In 1942, the French police rounded up Jewish Parisians, imprisoned them in the Velodrome d’Hiver, and then shipped them off to their deaths in Auschwitz. Sarah, ten years old, was one of them. That the French officials, savage in their inhuman treatment of the victims, mostly women and children, shamefully participated in the Nazi genocide was successfully covered up.
Sixty years later, Julia Jarmond, an American expatriate journalist in an unhappy marriage, is assigned to write the story of the “Vel-Div,” as the stadium was called, in commemoration of its 60th anniversary. Sarah’s story becomes her guidepost and her obsession, as Julia follows it to its end long after the war is over, and only then is able to change her life.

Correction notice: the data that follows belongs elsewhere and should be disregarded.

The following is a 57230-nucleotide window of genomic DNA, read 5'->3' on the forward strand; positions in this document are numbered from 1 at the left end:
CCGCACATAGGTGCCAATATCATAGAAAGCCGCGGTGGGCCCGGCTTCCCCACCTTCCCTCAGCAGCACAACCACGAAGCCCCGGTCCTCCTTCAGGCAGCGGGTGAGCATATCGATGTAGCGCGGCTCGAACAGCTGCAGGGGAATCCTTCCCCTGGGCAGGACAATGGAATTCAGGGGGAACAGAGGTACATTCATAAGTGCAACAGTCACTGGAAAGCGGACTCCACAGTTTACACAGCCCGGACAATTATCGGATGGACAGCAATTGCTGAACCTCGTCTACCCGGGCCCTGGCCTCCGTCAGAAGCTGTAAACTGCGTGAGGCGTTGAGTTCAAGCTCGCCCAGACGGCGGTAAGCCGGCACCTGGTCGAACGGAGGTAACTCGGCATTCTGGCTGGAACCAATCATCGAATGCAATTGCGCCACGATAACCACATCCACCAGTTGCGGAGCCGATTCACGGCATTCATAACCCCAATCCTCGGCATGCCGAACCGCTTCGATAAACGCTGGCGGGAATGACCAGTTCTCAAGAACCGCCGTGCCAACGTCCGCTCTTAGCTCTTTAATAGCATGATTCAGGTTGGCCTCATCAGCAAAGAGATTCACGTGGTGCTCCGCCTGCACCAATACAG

As Sarah’s key opens doors, one by one, light is shed on the dark interiors of physical space, and human souls, and the dark rot of occupied France. The last door to be opened had obscured the French role in the destruction of its Jewish compatriots, who had been locked into a death trap by the French gendarmes and then delivered to the murderous Nazis for their final solution.
This is the first novel that de Rosnay, a popular French novelist, has written in English. It has been translated into fifteen languages, has become an international best seller, and well deserves its popularity.